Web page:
What messages are we communicating to our colleagues about the support they will receive from the firm?

Are we reminding our colleagues of the expectations which the business has of them as ambassadors for the brand?

Are we recognising that not everyone will adapt comfortably to remote working and are we fulfilling employment duties to protect the wellbeing and mental health of our colleagues?

Are the right people visible and accessible? Are the owners of the business, the COLP and COFA, money laundering reporting officer and senior lawyers and supervisors available?

Are we being clear about the essential compliance messages that remain non-negotiable despite the circumstances?

Are we also being clear about what we expect in terms of notification and reporting duties?

What do we consider is the new business as usual in terms of the provision of legal services?

Compliance processes and procedures cannot be allowed to decline or become less relevant. We still need to incept new clients, new matters, new matters for old clients in a risk managed way.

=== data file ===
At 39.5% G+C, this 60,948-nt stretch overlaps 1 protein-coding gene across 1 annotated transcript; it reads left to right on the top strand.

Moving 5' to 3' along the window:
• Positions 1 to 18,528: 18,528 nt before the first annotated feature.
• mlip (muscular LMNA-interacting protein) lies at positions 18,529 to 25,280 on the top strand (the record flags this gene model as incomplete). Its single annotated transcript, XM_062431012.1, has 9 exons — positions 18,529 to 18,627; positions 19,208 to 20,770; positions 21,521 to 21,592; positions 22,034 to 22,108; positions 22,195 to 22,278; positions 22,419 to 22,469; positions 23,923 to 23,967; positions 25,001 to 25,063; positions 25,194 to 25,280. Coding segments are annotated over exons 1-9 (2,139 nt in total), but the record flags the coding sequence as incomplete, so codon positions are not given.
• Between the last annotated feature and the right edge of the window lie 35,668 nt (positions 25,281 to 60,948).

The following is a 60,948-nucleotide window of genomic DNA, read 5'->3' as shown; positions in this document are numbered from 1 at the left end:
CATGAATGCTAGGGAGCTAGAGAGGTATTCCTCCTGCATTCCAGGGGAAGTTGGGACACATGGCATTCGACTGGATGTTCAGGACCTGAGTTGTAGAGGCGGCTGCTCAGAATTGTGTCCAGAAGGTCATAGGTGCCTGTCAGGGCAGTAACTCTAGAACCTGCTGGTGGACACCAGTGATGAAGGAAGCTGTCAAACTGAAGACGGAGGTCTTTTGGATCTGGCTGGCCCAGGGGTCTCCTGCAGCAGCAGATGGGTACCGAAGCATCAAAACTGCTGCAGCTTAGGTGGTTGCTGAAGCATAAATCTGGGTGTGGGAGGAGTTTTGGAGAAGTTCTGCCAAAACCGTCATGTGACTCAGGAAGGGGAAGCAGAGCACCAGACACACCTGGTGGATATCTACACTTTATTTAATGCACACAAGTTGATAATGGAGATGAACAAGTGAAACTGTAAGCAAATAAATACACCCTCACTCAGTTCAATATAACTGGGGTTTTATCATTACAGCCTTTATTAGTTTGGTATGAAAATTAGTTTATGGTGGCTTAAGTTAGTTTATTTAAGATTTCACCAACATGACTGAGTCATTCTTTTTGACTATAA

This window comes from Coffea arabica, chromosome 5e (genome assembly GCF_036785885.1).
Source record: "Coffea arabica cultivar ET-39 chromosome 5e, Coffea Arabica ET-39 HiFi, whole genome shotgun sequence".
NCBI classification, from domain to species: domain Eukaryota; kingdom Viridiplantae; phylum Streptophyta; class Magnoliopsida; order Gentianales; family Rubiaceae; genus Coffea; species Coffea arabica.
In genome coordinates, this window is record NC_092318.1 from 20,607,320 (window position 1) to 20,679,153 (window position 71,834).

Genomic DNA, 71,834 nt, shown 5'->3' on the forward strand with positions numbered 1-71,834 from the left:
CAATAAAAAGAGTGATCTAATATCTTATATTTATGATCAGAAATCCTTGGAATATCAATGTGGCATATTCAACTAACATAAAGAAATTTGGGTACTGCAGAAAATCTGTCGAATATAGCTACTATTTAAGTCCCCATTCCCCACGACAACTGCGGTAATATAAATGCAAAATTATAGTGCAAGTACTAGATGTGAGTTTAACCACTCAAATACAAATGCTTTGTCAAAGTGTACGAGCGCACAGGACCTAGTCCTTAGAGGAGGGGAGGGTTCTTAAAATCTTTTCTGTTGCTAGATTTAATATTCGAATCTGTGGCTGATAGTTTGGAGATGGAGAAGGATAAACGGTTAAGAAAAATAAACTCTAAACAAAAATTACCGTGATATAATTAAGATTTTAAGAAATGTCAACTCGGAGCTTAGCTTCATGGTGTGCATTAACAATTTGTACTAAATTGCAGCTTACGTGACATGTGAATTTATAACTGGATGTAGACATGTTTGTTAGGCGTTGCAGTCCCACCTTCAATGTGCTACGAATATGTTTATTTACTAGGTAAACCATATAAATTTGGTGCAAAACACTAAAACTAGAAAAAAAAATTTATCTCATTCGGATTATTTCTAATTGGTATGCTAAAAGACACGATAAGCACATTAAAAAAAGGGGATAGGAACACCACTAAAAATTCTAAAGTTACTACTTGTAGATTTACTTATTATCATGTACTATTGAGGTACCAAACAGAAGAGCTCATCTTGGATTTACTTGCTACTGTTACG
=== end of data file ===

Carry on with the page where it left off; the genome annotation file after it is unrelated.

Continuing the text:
This requires maintenance of conflict checking, client identification processes for both SRA purposes (ie paragraph 8.1 of the SRA Code Of Conduct For Solicitors and mirrored in the SRA Code Of Conduct For Firms) and for anti-money laundering requirements, and of course risk analysis by the correct people.

If more clients are self-isolating, how do you manage the risks that this presents in terms of the client identification checks which are necessary?

While email usage will ease the way we act on client instructions, the risk of never meeting a client face-to-face will need to be managed, perhaps by the use of FaceTime or similar.

We also need to deliver messages about the need for the firm to demonstrate that it is keeping records for regulatory and compliance purposes. Mistakes will continue to be made and complaints received. The firm will be on the backfoot with the SRA, the Legal Ombudsman and their insurers if these are not handled correctly and notified promptly.

Another important message from the compliance team must be about changes to the management of risk events. The firm’s risk register and supporting documentation should be reviewed and mitigation measures assessed for appropriateness.

By way of an example, remote working will expose the business to different confidentiality and data breach issues, so consideration is needed about case management, access to paper-based files, storage and destruction of paper-based documentation, IT usage and the risk of cyber-attack. It is a sad observation that we are being made aware of cyber scammers taking advantage of Covid-19 and we will not be immune to such attacks.